Kentaro Uesugi will convey Japan’s concern about the security agreement and discuss bilateral and regional issues
Japanese Deputy Foreign Minister Kentaro Uesugi visited the Solomon Islands after the archipelago signed a security agreement that offers the possibility of a “permanent military presence” by China.
According to the ministry, during the three-day visit, Uesugi will convey Japan’s concerns about the security agreement and discuss bilateral and regional issues.
“We believe the agreement could affect the security of the entire Asia-Pacific region and we are watching this development with concern,” Japanese Foreign Minister Yoshimasa Hayashi said on Friday.
Japan has accused China of increasing its military activity in the East and South China Seas, threatening some of the world’s busiest shipping lanes.
Japan is particularly concerned about Chinese military and coast guard activity in the East China Sea near the Japanese-controlled Senkaku Islands, which China also claims and calls Diaoyu.
On Sunday, Australian Prime Minister Scott Morrison warned that China’s construction of a military base in the Solomon Islands would be a “red line” for many countries in the region and also the US.
According to ABC television, at a news conference in the city of Darwin, Morrison said, “This is not only a concern shared by Australia, it is shared by Australia and regional governments, particularly places like Fiji and Papua New Guinea. “
On Saturday, a high-level US delegation visiting the Solomon Islands threatened retaliation if China established a “permanent military presence” in that Pacific archipelago.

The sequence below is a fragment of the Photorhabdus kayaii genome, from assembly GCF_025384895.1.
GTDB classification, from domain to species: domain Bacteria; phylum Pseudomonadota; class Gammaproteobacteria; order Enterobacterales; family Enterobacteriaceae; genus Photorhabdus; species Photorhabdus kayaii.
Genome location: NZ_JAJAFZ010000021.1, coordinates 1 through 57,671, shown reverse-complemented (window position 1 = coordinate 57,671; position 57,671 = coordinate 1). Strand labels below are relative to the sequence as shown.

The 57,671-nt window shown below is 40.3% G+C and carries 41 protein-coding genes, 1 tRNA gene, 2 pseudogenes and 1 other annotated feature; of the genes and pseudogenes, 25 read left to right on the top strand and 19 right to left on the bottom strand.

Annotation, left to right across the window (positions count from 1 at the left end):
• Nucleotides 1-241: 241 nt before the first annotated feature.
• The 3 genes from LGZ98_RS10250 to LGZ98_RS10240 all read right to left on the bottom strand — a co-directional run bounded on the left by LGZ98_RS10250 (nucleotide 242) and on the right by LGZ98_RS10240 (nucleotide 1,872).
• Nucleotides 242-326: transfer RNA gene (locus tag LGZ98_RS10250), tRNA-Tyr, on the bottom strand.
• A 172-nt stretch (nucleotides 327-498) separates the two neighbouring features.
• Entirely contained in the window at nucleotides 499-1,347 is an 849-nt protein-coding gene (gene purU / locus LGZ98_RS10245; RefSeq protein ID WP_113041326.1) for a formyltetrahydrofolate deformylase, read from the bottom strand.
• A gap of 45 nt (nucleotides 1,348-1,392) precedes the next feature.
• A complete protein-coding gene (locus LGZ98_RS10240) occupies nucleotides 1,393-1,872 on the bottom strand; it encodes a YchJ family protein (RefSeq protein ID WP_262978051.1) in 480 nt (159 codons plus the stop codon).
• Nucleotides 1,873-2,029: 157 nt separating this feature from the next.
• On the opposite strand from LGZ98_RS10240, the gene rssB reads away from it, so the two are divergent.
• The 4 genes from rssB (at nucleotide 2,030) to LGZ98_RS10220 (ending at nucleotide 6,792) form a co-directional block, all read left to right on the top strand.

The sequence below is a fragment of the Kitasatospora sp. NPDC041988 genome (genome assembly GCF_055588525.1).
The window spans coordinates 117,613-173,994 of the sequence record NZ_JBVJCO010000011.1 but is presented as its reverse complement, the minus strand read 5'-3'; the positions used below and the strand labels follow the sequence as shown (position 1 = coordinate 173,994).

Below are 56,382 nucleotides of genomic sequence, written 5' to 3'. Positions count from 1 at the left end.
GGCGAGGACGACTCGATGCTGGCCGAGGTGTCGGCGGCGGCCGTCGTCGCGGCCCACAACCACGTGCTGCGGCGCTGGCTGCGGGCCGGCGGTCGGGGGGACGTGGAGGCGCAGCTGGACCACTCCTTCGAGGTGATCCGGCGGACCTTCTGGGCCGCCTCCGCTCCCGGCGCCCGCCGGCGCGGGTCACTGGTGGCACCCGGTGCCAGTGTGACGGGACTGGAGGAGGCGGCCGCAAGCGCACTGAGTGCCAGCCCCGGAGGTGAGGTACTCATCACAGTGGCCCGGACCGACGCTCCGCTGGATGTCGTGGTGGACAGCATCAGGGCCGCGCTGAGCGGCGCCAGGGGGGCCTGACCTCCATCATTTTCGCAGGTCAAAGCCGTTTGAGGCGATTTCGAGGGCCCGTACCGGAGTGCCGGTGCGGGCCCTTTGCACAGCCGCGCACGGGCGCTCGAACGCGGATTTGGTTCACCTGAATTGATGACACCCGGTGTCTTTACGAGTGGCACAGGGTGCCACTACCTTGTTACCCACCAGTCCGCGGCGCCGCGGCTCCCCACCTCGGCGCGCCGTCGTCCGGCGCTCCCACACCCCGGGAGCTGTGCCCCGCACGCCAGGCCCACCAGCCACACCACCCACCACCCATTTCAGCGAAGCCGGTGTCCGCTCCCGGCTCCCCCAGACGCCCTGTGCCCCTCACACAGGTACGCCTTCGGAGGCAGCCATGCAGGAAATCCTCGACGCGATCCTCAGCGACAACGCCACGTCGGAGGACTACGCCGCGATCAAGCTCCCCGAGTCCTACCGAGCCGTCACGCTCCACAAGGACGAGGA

Envoys from the White House and the US State Department met with Solomonic Prime Minister Manasseh Sogaware.
According to a statement from the US president, “Sogaware reiterated his assurance that there will be no military base, long-term presence and force launch capability.”
China announced on April 19 that it had signed a far-reaching security deal with the Solomon Islands, at a time when several Western countries, led by the United States, accuse Beijing of having military ambitions in the Pacific.
“The Foreign Ministers of China and the Solomon Islands recently signed an agreement for cooperation” [matéria de] Security,” a Chinese diplomatic spokesman, Wang Wenbin, told reporters.
In March, an early version of the agreement was known, causing a shock wave, as it included authorizations for China to establish military and naval bases in that Pacific archipelago.